Summer in San Francisco is here, and if you listen carefully, you will hear a cry from locavores: “The tomatoes are here!” Our farmers’ market tomatoes usually start with small cherry tomatoes, which burst in your mouth, and as we head into August, you’ll start seeing larger tomatoes, which are perfect for salads, finally culminating in tomato abundance in September, which is the time that many of us start our canning projects.
But tomatoes that we get at our local farmers’ markets are not the norm. Much of the $5 billion tomato industry in the United States focuses on providing tomatoes to consumers year-round. This consumer demand comes at a steep price; supermarket tomatoes are usually tasteless, artificially ripened, and picked by farmworkers who are treated unjustly and exposed to extreme levels of pesticides.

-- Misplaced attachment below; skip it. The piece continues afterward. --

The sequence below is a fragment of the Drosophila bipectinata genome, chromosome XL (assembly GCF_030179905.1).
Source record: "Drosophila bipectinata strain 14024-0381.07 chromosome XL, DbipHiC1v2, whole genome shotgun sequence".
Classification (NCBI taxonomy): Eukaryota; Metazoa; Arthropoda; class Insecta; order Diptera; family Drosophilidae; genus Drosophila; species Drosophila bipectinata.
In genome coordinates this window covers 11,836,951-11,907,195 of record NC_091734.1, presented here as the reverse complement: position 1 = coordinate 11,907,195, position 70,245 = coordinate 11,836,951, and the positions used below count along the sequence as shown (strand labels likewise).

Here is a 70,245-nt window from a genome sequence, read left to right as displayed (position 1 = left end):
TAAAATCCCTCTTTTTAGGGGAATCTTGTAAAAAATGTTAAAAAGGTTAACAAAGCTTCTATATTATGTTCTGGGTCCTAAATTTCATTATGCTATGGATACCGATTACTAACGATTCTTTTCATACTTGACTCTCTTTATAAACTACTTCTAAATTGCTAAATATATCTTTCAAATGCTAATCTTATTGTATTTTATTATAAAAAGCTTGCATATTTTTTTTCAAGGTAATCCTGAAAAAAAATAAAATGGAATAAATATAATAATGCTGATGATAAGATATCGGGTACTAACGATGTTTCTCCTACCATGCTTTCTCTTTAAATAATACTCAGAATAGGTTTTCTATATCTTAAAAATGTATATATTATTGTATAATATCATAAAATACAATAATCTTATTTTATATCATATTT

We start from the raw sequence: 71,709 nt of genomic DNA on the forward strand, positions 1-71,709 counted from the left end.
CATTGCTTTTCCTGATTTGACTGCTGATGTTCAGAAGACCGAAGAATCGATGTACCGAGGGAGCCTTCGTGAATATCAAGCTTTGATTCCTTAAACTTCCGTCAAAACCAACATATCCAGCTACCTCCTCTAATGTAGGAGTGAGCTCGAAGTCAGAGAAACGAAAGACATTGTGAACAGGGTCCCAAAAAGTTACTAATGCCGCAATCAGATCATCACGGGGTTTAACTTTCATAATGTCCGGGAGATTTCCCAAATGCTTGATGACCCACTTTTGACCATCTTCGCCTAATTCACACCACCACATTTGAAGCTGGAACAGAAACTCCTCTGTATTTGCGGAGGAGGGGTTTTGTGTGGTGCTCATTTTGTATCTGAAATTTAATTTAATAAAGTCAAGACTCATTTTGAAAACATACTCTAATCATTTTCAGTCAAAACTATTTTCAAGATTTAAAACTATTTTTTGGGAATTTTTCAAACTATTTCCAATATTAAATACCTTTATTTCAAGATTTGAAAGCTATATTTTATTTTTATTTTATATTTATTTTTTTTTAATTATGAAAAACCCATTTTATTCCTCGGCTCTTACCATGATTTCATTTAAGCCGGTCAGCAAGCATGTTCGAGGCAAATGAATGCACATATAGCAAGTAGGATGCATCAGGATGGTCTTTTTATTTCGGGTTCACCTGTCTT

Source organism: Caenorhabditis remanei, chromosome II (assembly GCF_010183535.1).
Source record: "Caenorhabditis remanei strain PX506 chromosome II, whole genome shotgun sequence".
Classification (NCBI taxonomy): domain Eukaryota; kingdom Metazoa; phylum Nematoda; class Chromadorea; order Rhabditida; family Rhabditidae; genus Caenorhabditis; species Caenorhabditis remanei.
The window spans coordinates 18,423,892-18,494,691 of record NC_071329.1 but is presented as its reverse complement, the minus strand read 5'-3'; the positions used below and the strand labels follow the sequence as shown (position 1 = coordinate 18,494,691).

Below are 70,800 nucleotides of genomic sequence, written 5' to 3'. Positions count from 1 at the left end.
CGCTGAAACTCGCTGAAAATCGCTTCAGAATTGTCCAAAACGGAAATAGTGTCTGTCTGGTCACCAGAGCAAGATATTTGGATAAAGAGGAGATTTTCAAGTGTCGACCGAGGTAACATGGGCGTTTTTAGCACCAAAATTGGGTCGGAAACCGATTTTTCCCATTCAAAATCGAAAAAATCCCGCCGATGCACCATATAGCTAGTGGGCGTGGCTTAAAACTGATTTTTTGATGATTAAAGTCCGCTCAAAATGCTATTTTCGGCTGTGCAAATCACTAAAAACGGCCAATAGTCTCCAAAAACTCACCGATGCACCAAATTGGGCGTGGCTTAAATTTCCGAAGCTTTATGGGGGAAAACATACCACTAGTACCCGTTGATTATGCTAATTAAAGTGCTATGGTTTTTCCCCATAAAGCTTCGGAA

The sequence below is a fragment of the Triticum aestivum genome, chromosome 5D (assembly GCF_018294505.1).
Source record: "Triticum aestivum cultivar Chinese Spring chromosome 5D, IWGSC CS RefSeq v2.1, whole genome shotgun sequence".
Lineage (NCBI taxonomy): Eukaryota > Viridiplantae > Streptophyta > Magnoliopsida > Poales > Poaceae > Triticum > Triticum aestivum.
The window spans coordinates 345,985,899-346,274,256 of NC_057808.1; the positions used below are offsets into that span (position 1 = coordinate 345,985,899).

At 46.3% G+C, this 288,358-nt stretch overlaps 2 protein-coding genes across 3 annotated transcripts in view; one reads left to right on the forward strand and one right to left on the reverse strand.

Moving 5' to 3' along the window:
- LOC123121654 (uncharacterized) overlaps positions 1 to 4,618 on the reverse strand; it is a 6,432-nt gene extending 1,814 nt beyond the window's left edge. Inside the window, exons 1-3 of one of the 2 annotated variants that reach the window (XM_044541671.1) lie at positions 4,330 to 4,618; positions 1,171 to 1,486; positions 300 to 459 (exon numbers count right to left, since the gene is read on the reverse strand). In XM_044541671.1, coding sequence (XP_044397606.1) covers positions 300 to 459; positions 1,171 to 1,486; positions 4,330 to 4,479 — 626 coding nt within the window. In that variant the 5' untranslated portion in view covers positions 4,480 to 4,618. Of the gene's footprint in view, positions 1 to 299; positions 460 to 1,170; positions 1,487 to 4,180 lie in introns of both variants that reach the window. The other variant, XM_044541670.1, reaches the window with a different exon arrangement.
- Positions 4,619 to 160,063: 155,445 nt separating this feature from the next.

Join us for the next Kitchen Table Talks in San Francisco where we delve into the story of tomatoes, including labor rights and the successes of the Campaign for Fair Food, heirloom varieties of tomatoes, and a discussion about tomato research being conducted at the University of California, Davis. Read more